Otis Redding and Aretha Franklin made it a hit. Everyone could sing it and spell it...R-E-S-P-E-C-T. Baby boomers learned about it from their parents and in churches and schools. They were taught to respect their elders. Respect the flag. Respect the uniform. Respect authority. We were raised to think there were consequences to not showing appropriate respect.
Respect for settings and environments was reflected in how one dressed. It was translated into professionalism and to modesty...ties for men, closed toe shoes for women. Women did not have access to the Vatican if shoulders or knees were showing. Classrooms had the advantage of a world in which teachers were given respect. Sometimes, by nature of their positions, principals received respect also. And, yes, even superintendents. But times change and the doors open to the debate about whether respect is given or earned, whether it is extended to positions and roles or to individuals who occupy them, whether it is a societal absolute or an ethereal feeling or thought.
Formality Had a Role
Have you noticed recently that there are those who are debating whether the POTUS should be wearing a tie and be buttoning his sport coat? Meanwhile the former POTUS sits on stage at a worldwide conference similarly dressed. Titles are another way of bestowing respect. Some can identify with the day they were first able to be introduced as “doctor”. It reflected all the work, professional commitment and success one acquired after years of effort. Others will know the feeling of choosing to be called “Mrs.”. It denotes one’s place in a significant personal relationship and role. When a student calls a teacher Mr. or Mrs., does it carry greater respect than when the teacher’s first name is used? Certainly, it changes the nature of the relationship, and the environment. It shifts from the more formal and traditional into the more familiar and casual. But, that is an indicator only. Respect exists in all kinds of relationships and environments.
Respect is Expressed in Words and Behaviors
Respect is an attitude expressed in words and behaviors. It is a way of life. It is noticeable when it is absent. It is also noticeable when it is given to some and not to others. As school leaders, we know the perils of letting that happen. We also know how difficult it is to maintain that place of respectfulness when being accosted in a public meeting or when being lied to or sworn at behind closed doors. Yet, we check ourselves and take a breath every time. Even a momentary slip sets us and our agenda back immeasurably. We are behavior models for students and many of us are focusing socio emotional learning and supportive environments. Respect has its place among CASEL‘s social emotional competencies. It cannot be taught if it isn’t lived.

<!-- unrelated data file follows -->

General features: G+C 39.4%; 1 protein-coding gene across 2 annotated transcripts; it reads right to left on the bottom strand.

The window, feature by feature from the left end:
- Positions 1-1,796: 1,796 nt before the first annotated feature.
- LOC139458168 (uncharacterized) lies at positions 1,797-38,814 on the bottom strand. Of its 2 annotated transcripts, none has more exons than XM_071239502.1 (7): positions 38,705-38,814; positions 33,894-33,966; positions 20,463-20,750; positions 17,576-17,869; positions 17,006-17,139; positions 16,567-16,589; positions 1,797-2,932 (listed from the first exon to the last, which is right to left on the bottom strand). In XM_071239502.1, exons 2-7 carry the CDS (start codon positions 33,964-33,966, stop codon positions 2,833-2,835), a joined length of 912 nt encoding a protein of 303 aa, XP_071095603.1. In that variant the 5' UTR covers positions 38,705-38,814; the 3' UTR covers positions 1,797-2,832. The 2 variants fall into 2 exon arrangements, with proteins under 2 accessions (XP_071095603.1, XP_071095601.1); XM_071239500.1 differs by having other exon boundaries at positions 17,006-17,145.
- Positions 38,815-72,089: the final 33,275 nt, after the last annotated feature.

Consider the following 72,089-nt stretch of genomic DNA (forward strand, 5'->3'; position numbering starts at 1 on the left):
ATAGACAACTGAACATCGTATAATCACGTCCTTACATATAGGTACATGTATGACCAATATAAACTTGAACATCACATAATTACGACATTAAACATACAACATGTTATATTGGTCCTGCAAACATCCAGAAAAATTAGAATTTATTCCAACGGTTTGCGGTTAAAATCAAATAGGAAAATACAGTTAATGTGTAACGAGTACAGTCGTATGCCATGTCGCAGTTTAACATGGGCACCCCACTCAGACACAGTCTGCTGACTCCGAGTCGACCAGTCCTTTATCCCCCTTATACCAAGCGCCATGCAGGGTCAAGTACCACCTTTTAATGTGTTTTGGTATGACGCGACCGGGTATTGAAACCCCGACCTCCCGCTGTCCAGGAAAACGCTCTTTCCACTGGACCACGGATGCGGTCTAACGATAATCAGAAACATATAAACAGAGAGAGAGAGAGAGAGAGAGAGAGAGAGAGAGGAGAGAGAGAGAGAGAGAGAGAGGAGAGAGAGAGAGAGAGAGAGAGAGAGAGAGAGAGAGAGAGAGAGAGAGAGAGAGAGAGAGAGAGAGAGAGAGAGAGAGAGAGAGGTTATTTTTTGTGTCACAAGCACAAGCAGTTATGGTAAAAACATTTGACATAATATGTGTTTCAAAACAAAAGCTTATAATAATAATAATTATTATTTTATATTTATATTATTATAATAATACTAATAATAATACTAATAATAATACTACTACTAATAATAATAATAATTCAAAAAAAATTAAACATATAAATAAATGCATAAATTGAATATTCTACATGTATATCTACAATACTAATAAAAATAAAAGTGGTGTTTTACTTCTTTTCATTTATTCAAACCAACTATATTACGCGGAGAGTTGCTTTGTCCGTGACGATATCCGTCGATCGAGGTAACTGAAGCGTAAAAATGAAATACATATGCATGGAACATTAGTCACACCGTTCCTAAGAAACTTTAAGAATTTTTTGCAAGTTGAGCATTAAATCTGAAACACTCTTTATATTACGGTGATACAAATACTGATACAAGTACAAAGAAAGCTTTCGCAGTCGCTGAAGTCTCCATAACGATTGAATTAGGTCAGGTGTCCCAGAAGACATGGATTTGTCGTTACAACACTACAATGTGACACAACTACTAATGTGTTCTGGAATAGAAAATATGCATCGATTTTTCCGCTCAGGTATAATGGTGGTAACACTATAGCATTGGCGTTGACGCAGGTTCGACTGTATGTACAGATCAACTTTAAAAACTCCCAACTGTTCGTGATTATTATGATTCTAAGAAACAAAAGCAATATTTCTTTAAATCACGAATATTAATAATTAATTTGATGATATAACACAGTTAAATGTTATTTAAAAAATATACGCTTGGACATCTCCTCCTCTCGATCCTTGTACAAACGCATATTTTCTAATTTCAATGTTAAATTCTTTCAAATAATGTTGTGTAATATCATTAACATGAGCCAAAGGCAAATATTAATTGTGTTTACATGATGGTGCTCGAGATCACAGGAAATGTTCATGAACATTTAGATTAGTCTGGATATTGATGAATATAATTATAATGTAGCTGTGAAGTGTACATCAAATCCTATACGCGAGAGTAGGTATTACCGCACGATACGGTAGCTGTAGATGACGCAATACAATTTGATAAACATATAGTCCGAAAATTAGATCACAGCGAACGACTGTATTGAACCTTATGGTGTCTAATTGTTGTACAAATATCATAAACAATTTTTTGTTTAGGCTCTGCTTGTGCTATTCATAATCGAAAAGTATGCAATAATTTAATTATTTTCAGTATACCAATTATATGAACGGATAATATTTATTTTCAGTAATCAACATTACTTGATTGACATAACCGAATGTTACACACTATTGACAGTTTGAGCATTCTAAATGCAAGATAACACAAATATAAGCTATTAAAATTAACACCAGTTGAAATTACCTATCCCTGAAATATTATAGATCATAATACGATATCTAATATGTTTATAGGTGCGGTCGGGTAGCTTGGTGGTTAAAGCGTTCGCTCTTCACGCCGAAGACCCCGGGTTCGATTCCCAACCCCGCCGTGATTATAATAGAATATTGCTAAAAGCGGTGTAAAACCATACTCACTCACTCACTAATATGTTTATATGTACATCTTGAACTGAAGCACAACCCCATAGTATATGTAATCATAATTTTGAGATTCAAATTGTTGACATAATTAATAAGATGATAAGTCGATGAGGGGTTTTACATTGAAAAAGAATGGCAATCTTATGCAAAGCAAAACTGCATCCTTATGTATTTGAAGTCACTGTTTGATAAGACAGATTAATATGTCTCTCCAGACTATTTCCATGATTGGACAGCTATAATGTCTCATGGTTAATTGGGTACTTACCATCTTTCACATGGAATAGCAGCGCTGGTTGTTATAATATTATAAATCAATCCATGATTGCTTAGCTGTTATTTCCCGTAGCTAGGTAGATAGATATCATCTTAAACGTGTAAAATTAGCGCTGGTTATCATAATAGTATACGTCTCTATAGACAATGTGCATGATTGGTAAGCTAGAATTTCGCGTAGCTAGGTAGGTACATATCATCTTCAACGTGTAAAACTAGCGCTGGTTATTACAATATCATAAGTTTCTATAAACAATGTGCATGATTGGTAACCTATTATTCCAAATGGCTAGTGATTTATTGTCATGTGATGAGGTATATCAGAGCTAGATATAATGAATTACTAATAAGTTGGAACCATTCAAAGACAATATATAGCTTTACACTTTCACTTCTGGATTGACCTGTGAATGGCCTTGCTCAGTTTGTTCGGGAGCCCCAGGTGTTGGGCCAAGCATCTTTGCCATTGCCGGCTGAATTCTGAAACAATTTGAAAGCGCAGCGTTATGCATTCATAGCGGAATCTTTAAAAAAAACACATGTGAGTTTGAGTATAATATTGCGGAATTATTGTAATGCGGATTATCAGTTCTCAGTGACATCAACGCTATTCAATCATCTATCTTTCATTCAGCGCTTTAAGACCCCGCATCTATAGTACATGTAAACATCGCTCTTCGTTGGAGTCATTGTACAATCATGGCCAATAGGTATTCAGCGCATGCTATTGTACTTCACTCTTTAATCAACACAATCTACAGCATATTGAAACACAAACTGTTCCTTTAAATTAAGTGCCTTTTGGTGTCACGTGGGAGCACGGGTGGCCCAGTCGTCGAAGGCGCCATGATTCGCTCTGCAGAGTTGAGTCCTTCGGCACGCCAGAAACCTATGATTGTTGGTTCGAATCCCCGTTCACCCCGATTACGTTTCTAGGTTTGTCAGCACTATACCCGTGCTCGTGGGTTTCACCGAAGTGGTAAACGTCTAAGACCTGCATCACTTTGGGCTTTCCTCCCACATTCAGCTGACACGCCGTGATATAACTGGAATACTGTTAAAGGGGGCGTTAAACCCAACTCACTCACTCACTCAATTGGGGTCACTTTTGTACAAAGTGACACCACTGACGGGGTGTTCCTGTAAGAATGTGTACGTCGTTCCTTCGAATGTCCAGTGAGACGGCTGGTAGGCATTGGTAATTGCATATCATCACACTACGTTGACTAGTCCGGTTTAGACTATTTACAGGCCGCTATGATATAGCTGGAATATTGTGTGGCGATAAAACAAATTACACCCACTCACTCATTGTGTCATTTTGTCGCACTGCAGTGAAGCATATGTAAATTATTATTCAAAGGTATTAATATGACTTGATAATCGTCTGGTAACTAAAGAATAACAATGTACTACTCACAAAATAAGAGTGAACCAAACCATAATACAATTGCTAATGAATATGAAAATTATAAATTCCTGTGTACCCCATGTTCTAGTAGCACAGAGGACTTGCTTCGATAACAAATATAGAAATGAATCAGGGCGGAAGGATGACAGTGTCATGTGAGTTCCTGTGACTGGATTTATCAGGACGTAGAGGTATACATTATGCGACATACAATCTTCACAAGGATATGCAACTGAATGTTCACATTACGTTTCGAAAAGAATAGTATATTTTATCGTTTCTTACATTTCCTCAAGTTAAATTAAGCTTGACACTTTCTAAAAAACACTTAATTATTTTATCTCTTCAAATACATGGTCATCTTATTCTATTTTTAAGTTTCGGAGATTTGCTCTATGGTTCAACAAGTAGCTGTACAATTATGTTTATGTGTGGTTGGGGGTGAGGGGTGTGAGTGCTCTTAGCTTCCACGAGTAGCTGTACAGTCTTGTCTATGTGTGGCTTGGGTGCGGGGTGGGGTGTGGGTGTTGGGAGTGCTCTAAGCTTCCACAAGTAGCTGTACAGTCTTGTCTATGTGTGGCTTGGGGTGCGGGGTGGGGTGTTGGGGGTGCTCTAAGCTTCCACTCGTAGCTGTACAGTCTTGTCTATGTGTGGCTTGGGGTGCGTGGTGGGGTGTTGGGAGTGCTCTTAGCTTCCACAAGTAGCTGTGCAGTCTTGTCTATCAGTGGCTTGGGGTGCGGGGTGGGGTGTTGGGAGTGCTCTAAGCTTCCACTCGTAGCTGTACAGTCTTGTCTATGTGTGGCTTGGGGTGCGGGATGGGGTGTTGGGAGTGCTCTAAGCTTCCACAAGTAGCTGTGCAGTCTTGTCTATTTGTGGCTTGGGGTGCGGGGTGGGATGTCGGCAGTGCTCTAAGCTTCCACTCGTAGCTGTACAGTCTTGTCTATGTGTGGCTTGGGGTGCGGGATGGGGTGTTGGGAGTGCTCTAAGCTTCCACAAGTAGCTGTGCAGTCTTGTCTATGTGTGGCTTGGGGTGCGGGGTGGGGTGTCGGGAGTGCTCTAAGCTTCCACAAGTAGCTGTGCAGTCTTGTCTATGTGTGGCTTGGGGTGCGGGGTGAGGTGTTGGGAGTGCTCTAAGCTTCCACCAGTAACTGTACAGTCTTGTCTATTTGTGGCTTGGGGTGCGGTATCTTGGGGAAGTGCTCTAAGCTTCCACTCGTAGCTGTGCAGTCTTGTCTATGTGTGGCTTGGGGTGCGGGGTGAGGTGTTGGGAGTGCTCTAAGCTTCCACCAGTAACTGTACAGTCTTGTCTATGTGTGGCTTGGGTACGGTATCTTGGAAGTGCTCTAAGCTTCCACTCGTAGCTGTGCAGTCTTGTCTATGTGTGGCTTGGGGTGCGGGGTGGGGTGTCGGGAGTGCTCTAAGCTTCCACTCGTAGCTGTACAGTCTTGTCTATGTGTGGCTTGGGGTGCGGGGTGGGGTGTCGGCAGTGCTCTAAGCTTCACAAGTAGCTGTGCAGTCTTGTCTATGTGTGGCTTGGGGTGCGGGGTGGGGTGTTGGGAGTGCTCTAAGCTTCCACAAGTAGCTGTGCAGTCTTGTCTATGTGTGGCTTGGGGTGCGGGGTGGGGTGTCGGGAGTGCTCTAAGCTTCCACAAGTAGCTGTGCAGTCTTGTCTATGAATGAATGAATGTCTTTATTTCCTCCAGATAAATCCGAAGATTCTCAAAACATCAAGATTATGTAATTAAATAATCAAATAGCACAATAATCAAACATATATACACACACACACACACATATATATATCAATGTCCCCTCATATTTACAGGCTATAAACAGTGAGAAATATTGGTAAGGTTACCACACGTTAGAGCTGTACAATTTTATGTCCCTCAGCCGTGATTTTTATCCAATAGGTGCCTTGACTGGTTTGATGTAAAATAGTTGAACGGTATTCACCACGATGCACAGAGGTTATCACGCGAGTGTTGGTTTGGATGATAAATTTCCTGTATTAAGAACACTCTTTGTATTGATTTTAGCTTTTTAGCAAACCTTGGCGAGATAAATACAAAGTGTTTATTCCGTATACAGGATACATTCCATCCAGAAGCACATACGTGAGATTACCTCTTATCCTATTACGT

In his book The Leadership Contract, Vince Molinaro points to the ‘West Wing’ episode entitled “Take this Sabbath Day”. President Jed Bartlett meets with a priest he has known since he was a child. He is looking for guidance in his decision whether to commute a sentence for an inmate due for execution. At the beginning of the scene, the priest, played by Karl Malden, asks, “How should I address you?” The president, played by Martin Sheen calls his old friend by his given name. Nevertheless, he replies that he prefers to be called “Mr. President”. He offers an explanation. It is not a matter of ego.
Instead, as a president he has to make very important decisions: which disease gets funding or which troops are sent into battle...when confronted with these kinds of decisions, it is important for him to think of the office, rather than the man....It demonstrates a leader who never loses sight of his broader professional obligations. He realizes it’s not about him; it’s about the role he has and he needs a way to separate the man from the office so that he can effectively fulfill his obligations (p. 64).
Perhaps, had they been golfing, his answer might have been different. But, when doing the nation’s business, he could not personalize the friendship. In a culture where respect is increasingly more fleeting and respectfulness harder to find and sustain, we struggle to create islands where children and adults can experience both. If we are successful, we will be doing good work in and for the world. Now, that’s worthy of respect.
Illustration by geralt courtesy of Pixabay
The opinions expressed in Leadership 360 are strictly those of the author(s) and do not reflect the opinions or endorsement of Editorial Projects in Education, or any of its publications.